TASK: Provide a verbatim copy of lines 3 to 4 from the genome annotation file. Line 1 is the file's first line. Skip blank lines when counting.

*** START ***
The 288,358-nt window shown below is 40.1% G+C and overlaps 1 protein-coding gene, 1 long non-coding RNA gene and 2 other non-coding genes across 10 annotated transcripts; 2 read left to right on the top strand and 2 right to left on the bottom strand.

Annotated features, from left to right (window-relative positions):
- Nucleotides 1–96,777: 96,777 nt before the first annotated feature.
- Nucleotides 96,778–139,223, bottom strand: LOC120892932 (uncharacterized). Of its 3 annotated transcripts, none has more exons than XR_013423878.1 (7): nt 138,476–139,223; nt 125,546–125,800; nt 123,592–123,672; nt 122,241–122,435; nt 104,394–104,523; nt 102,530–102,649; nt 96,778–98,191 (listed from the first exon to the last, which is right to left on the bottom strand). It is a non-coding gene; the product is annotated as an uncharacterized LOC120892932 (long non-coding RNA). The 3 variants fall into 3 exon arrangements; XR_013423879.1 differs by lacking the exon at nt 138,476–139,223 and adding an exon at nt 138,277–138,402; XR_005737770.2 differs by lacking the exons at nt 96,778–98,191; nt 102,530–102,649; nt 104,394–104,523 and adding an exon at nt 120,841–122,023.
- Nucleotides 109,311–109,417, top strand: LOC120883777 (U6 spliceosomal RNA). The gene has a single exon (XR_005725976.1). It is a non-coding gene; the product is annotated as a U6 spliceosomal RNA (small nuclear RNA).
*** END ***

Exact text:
- Nucleotides 1–96,777: 96,777 nt before the first annotated feature.
- Nucleotides 96,778–139,223, bottom strand: LOC120892932 (uncharacterized). Of its 3 annotated transcripts, none has more exons than XR_013423878.1 (7): nt 138,476–139,223; nt 125,546–125,800; nt 123,592–123,672; nt 122,241–122,435; nt 104,394–104,523; nt 102,530–102,649; nt 96,778–98,191 (listed from the first exon to the last, which is right to left on the bottom strand). It is a non-coding gene; the product is annotated as an uncharacterized LOC120892932 (long non-coding RNA). The 3 variants fall into 3 exon arrangements; XR_013423879.1 differs by lacking the exon at nt 138,476–139,223 and adding an exon at nt 138,277–138,402; XR_005737770.2 differs by lacking the exons at nt 96,778–98,191; nt 102,530–102,649; nt 104,394–104,523 and adding an exon at nt 120,841–122,023.